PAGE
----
Making Peace with Egypt
ICWA Letter May 2006
CAIRO, Egypt – A trip to Egypt should be something to look forward to. After all,
millions flock every year to get a first hand look at the Pyramids, the Sphinx and
the Valley of the Kings — ruins of perhaps antiquity’s greatest civilization.
When I think of visiting Egypt, my shoulders get tense and I get a funny feeling
in my stomach. Why? Because Egypt and I abruptly parted ways nearly five
years ago. For seven years, first as a student at the American University in Cairo
and later a journalist, Egypt was my home and my education in currents running
through the Arab World.
Two prominent trends — Western-oriented economic development and increasingly
violent Islamic fundamentalism — battled it out on a daily basis. In the early
1990s, IMF-prescribed economic-reform plans began as Islamic militants launched
attacks on tourists in Upper Egypt. Imported goods then flooded the country as attacks
moved to Cairo. Later, mobile phones and internet appeared as security forces
rounded up and imprisoned Islamists. Reigning supreme over all was President
Hosni Mubarak, who came to power following the assassination of Anwar Sadat
by Islamic militants in October 1981. The primary instrument Mubarak used to
maintain order was the Emergency Law, which gives the state broad powers to
arrest and detain civilians without charge and prosecute cases in military courts
that allow no appeal.
Interactions with everyday Egyptians followed a similar pattern. When Iarrived in 1994, I was overwhelmed by the friendliness
and generosity of Cairenes. As the battle between the state
and Islamists made national headlines, and my Arabic
improved, Egyptians often gave me an earful on “unfair”
American foreign policy in the Middle East. They always
quickly pointed out that they had nothing against the
American people. When the state rounded up militants
en masse a few years later, I found myself increasingly
quizzed by Egyptians about intimate details of my personal
life, including why I had not converted to Islam.
Then came the attacks of September 11, 2001. As I
watched planes plow into buildings in New York and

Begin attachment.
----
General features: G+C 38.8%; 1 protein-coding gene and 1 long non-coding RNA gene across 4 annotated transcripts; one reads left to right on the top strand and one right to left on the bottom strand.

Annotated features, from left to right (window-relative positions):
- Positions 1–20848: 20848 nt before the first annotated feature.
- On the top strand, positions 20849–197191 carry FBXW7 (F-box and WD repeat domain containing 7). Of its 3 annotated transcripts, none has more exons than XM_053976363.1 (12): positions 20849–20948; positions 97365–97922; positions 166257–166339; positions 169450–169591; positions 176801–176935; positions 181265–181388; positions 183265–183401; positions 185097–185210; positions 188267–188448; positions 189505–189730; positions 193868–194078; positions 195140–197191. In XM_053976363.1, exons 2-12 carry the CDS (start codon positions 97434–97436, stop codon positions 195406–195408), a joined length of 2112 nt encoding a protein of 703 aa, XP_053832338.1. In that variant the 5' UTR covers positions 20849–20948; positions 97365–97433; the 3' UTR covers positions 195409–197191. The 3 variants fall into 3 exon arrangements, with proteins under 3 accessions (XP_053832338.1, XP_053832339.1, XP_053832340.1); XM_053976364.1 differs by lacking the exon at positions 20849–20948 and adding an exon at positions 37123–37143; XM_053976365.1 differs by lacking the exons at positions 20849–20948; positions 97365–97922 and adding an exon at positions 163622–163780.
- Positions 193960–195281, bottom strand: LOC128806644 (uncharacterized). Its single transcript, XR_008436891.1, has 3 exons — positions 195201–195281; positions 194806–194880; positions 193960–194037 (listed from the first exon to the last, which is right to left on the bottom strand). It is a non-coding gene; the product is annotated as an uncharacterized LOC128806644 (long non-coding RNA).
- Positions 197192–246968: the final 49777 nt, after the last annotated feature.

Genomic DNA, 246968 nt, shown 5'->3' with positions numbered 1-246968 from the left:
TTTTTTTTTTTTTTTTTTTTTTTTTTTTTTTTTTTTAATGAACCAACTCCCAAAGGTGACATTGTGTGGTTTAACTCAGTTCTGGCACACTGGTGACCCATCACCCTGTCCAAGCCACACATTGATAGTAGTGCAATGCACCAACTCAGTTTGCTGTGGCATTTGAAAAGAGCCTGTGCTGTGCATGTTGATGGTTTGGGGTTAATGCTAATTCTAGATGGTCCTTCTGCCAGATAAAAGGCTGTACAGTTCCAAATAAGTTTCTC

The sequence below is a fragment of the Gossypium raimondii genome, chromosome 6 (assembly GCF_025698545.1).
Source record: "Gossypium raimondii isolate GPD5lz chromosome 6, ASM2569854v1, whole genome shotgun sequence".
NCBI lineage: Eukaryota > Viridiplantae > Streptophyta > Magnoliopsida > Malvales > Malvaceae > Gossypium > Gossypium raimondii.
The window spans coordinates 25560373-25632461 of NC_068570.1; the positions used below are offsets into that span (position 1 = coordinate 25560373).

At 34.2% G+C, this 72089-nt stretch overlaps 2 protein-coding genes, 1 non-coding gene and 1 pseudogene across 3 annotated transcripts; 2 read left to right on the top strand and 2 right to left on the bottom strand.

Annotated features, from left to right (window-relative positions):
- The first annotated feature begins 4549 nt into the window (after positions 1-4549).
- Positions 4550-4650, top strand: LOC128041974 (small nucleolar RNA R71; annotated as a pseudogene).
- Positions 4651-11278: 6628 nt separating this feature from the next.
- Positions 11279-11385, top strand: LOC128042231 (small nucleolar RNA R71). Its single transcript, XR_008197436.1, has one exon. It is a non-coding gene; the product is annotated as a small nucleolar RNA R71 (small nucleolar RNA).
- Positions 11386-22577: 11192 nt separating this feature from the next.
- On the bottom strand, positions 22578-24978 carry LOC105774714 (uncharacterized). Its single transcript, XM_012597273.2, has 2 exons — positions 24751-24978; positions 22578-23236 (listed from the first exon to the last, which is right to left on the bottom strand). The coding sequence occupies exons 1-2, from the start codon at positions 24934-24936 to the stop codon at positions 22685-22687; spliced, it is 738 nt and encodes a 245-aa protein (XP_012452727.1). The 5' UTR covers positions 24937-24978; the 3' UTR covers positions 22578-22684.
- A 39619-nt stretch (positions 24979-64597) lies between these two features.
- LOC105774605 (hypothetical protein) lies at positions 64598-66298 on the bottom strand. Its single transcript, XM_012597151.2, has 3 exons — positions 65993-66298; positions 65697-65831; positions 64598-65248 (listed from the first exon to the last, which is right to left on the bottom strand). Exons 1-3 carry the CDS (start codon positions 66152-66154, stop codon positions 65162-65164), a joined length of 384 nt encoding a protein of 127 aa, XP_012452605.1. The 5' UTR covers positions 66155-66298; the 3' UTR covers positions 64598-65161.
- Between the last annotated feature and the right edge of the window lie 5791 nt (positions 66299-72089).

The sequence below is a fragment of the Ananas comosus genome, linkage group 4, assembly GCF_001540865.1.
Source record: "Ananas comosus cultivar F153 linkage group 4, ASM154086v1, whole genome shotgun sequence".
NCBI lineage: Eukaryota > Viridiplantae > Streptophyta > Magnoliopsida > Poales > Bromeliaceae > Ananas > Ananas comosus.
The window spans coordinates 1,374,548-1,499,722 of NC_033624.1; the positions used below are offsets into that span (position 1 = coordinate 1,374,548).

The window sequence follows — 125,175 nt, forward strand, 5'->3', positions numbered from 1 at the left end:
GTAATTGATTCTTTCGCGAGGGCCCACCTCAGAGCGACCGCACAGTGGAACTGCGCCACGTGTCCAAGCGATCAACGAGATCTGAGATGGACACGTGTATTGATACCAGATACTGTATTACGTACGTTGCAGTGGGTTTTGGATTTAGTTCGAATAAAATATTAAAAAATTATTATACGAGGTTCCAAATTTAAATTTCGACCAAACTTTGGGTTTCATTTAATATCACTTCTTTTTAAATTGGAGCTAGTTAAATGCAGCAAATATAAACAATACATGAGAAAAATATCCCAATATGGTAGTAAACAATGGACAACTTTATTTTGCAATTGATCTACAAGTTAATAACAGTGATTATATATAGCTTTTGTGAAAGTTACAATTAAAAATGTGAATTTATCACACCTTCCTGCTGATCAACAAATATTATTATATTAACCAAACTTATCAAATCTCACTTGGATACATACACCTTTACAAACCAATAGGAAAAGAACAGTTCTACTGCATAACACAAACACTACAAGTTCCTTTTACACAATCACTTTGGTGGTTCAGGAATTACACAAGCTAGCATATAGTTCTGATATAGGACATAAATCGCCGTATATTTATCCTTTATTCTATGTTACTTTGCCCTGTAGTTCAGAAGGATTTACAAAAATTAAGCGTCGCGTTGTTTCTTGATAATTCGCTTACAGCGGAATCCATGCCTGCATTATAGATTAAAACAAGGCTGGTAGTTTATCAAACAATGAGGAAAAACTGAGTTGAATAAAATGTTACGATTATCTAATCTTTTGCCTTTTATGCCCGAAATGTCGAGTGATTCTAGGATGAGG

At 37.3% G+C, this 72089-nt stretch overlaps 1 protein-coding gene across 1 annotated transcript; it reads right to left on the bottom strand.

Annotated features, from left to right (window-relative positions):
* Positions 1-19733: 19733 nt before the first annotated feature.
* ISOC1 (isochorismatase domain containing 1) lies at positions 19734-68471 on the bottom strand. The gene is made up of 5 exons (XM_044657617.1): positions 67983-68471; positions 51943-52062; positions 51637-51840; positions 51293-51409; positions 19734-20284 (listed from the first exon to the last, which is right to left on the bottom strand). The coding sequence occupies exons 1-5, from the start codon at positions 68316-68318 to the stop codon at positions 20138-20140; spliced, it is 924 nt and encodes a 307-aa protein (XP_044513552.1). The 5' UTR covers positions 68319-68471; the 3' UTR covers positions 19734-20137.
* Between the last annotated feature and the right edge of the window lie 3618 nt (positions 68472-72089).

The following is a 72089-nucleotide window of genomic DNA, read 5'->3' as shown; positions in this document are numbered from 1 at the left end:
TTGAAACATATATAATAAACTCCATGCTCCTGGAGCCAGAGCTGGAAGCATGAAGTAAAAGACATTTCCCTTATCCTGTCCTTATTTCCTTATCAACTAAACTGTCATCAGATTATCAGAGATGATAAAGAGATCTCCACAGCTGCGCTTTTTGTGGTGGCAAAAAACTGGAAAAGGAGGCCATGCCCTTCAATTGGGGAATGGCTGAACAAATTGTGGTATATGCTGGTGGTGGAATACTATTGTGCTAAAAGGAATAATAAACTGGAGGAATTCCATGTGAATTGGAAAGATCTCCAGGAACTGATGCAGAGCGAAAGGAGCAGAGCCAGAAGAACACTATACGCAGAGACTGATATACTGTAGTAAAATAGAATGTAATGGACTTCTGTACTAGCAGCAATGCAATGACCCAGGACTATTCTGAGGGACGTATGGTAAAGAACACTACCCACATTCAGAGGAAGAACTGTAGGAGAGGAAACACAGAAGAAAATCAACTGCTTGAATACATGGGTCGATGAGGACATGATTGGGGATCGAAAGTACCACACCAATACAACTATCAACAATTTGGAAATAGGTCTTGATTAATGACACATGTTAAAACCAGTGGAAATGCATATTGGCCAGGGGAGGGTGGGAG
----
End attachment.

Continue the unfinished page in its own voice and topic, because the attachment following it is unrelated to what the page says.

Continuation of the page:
Washington, and one mysteriously crashing to the earth in
my home state of Pennsylvania, the reactions of Egyptians
surprised me. Some celebrated in the streets, while many
more said smugly it was a natural outcome of American
foreign policy. Sitting at my desk the next day at the
American Chamber of Commerce in Egypt, an Americanfunded
organization staffed by Egyptians, I was shocked
when not a single staff member expressed any sorrow
about the attacks. So much for separating governments
from people, I thought.
The following morning I flew on assignment to Syria,
a country on Washington’s list of state sponsors of terrorism.
To my surprise, almost every Syrian I met over the
following days and weeks expressed heartfelt sympathy.
Three months later I cleaned out my Cairo apartment and
moved to the more secular Levant. I have held a grudge
against Egypt, and political Islam, ever since.
Two U.S. invasions and an ongoing bloody Iraqi occupation
later, the Islamic tide that swept Egypt in the
1990s is hitting my current home, Syria. Under intense
international pressure over its implication in the assassination
of former Lebanese premier Rafik Hariri, the
secularism of Bashar al-Assad’s Ba’athist regime is giving
way to Islam. And be it the Hariri investigation, or the
indirect pressure of seeing scores of Iraqis die on Arabic
TV news channels every day, more Syrians now seem to
support a greater role for Islam in political life.
It remains to be seen what real impact such sentiments
will have on Syrian politics. So an invitation to a wedding
in Cairo last month seemed a good reason to revisit my
old stomping grounds and put my Egyptian experience
in perspective. During a weeklong stay, I found a country
still struggling between modernity and religious fundamentalism,
as well as over terrorism and presidential
succession. While the Mubarak regime can be just as
authoritarian as Assad’s, it is implementing economic
reforms faster than Damascus. I also discovered how
the shock of the September 11 attacks caused me (as
well as many other Americans) to fail to differentiate
between rising religious sentiments among Muslims
and growing Islamic extremism. Making this distinction,
and then finding ways to reach out to Arabs and
Muslims on a more human level, could be one way to
stem the tide of Islamic militancy sweeping the region
and to promote democracy in the long term.....
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